Coghlan Remains a Mystery

There’s no denying that Chris Coghlan produced in his rookie year for the Marlins. He posted a .321/.390/.460 line that took him straight to the top of the NL Rookie of the Year ballot. However, the sustainability of this kind of performance wasn’t obvious by any means. Coghlan was helped out by a .365 BABIP. With an average performance on balls in play, Coghlan’s wOBA likely falls near the league average, which is a poor mark for a below average defensive left fielder, as Coghlan appears to be. That lead to a few doubts about Coghlan’s performance this year, although the projection systems still saw him as an above average hitter. CHONE projected a .357 wOBA while ZiPS was less optimistic at .345.

The pessimistic types looked to be vindicated at the beginning of the season. Coghlan had an atrocious April, posting a .195 batting average without a single extra base hit. He wasn’t walking either; at month’s end, Coghlan’s wRC+ was 26 through 88 plate appearances. Things picked up in May, but not to the point where his hitting could be called productive. Coghlan’s May line very much looked like a possibility for what to expect from him – with a .296 BABIP and 7.1% BB%, Coghlan posted a .262/.304/.369 triple slash line. His strikeouts were up and the walks were slightly down from his rookie season, but this looked dangerously close to what we might expect out of a Chris Coghlan who couldn’t post a .360 BABIP.

Of course, much can happen in a month. Something great happened to Coghlan, as he made major league pitchers look silly for all of June. Coghlan posted a 200 wRC+. Naturally, Coghlan’s success came on the heels of an equally ridiculous .468 BABIP. Still, there were encouraging signs apart from the success on balls in play. Coghlan’s walk rate was up to 12.2% after sitting below 8% the whole season. His power also started to materialize, as he posted a .264 ISO – likely aided by the BABIP, but still encouraging, given his struggles with extra base hits.

Coghlan’s line to date is now .282/.348/.419, which is below what he produced last season, but a .343 wOBA is serviceable for a left fielder. His BABIP for the season now sits at .352. He’s been a little worse this season due to more strikeouts and the lower BABIP, but he’s still a good major league hitter and the reason is still a high BABIP. The longer Coghlan can keep up this high BABIP, the more confidence we can have in projecting a high BABIP for the future, but at this point, we just never know if we’re going to get the April Coghlan, the May Coghlan, or the June Coghlan, or something inbetween. Simply put, Chris Coghlan is still a very mysterious player.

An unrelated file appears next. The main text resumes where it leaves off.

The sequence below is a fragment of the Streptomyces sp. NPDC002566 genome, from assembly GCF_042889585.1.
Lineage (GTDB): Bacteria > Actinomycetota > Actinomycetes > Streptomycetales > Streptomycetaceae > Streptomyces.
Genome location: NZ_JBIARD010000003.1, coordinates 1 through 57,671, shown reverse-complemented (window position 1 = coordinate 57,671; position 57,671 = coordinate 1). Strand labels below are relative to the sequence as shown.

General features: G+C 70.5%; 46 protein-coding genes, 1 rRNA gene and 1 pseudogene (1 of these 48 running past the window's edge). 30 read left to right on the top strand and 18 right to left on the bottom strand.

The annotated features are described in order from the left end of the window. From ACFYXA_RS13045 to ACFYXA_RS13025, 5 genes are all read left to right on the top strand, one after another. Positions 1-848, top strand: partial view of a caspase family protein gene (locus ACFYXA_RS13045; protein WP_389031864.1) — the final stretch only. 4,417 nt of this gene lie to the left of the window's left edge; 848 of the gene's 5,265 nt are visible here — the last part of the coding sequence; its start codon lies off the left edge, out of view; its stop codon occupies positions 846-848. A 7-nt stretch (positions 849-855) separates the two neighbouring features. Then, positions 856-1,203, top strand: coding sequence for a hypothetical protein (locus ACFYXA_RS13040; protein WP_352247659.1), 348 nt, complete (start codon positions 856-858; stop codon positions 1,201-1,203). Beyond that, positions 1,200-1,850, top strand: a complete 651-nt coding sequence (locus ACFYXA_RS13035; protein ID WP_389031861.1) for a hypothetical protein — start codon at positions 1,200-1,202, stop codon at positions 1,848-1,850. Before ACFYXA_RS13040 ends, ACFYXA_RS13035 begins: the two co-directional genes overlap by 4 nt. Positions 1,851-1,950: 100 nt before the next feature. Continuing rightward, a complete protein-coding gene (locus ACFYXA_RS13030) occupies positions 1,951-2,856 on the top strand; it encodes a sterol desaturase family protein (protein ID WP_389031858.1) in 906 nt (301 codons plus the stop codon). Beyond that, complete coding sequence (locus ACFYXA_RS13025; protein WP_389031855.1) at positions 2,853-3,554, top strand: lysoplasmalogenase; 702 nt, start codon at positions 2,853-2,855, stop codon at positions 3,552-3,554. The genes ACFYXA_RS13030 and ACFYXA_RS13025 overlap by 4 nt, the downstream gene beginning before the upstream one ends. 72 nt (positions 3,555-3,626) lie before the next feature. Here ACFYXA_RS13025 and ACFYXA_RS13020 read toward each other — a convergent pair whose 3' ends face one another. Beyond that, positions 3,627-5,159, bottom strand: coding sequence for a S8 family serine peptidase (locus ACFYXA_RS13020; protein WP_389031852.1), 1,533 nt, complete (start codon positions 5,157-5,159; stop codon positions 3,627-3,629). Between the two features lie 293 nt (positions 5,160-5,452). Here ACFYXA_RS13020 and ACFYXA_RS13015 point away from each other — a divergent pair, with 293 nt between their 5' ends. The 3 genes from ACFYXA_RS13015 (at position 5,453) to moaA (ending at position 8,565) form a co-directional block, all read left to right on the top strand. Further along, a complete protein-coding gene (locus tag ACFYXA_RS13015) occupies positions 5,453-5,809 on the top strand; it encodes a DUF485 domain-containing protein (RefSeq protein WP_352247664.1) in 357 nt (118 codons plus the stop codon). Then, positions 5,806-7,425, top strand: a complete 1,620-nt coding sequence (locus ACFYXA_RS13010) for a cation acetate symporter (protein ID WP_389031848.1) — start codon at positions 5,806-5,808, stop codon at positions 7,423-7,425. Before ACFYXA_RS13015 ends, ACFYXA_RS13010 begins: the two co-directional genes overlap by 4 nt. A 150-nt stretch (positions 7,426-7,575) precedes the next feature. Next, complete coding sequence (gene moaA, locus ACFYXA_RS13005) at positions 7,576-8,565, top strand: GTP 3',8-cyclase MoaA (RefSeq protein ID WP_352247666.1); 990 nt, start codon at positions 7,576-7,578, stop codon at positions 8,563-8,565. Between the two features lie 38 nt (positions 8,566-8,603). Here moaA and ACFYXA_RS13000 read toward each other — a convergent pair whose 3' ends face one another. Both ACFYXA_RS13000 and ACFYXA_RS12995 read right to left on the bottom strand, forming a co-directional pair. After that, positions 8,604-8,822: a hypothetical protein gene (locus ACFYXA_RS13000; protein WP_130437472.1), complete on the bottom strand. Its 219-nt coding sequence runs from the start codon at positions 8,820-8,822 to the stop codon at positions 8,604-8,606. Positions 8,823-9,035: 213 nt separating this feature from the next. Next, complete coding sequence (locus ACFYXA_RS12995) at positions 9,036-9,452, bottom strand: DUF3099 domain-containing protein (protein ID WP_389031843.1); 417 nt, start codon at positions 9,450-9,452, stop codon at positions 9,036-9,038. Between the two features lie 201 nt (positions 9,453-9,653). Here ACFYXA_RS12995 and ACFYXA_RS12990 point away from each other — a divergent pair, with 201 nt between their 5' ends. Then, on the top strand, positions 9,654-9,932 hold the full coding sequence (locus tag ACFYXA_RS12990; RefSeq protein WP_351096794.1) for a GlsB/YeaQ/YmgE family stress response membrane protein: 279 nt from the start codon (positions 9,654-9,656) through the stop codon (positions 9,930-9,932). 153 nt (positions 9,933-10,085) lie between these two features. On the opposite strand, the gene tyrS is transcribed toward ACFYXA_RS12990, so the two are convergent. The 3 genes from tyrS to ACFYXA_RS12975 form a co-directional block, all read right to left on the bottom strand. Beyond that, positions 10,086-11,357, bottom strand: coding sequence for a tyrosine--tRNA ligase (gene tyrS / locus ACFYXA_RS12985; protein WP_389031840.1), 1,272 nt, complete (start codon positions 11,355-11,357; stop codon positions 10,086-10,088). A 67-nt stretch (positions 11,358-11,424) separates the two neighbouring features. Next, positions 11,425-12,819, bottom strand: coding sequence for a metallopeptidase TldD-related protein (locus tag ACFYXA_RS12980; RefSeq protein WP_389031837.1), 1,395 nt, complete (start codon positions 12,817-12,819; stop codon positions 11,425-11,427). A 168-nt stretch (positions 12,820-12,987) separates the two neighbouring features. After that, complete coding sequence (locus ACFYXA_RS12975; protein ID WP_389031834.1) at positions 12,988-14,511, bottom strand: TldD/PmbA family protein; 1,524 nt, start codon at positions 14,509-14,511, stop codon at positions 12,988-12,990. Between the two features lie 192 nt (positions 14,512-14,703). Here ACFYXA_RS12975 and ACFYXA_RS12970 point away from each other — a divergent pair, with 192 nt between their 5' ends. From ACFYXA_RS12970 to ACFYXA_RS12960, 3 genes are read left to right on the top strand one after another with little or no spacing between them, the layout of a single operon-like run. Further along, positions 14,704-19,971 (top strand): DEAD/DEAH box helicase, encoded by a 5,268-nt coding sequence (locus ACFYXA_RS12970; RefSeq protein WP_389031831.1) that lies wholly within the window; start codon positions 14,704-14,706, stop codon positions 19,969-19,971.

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7 Responses to “Coghlan Remains a Mystery”

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  1. fothead says:

    If he keeps up his high LD% and low GB%, with decent speed, his high BABIP seem sustainable. He had high BABIP all throughout his minor league career as well.

    Agreed he’s nothing great, but certainly a passable starting LF at worst, but he could get much better if as he matures he gets a little more loft on the ball. He obviously can hit the ball hard.

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  2. ms says:

    coghlan seems sort of similar to a Cards/Dodgers player from the 50’s & 60’s, Wally Moon. Check out the similarities in their rookie seasons, age in rookie seasons, physical build and I believe (could be wrong, belief based entirely on my dad’s memory) Moon was converted from the middle infield to outfield as well. They appear to be comparable players.

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    • Carligula says:

      Interesting. Moon was famous for having an ‘inside-out’ swing (I think meaning his power was to the opposite field). I’ve never seen Coghlan play, is the the same?

      B-R lists Moon as an outfielder throughout his minors career (but he’s only listed as starting at 20, when, assuming he was signed out of HS, he would have been in the system earlier. So he may have been switched before then.

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  3. Michael says:

    He’s definitely had better plate discipline than he showed earlier this season, so I don’t think it’s a fair assessment to say that May looked like what he would look like all year.Still, I agree with the general principle.

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  4. Bobby Mueller says:

    According to the xBABIP Quick Calculator, Coghlan’s expected BABIP is .347.

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  5. Brandon says:

    Yeah, I was just gonna say, only PITCHERS have a BABIP of about 0.300. Many batters have very different career marks, with slow high-fly-ball-rate sluggers generally having low BABIP while fast grounder/line drive hitters have much higher.

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    • vivaelpujols says:

      A .360 mark is still well out of range and one that only very few hitters have sustained over a long period of time. 1 1/2 seasons certainly is not enough for us to say that Coghlan is one of those players.

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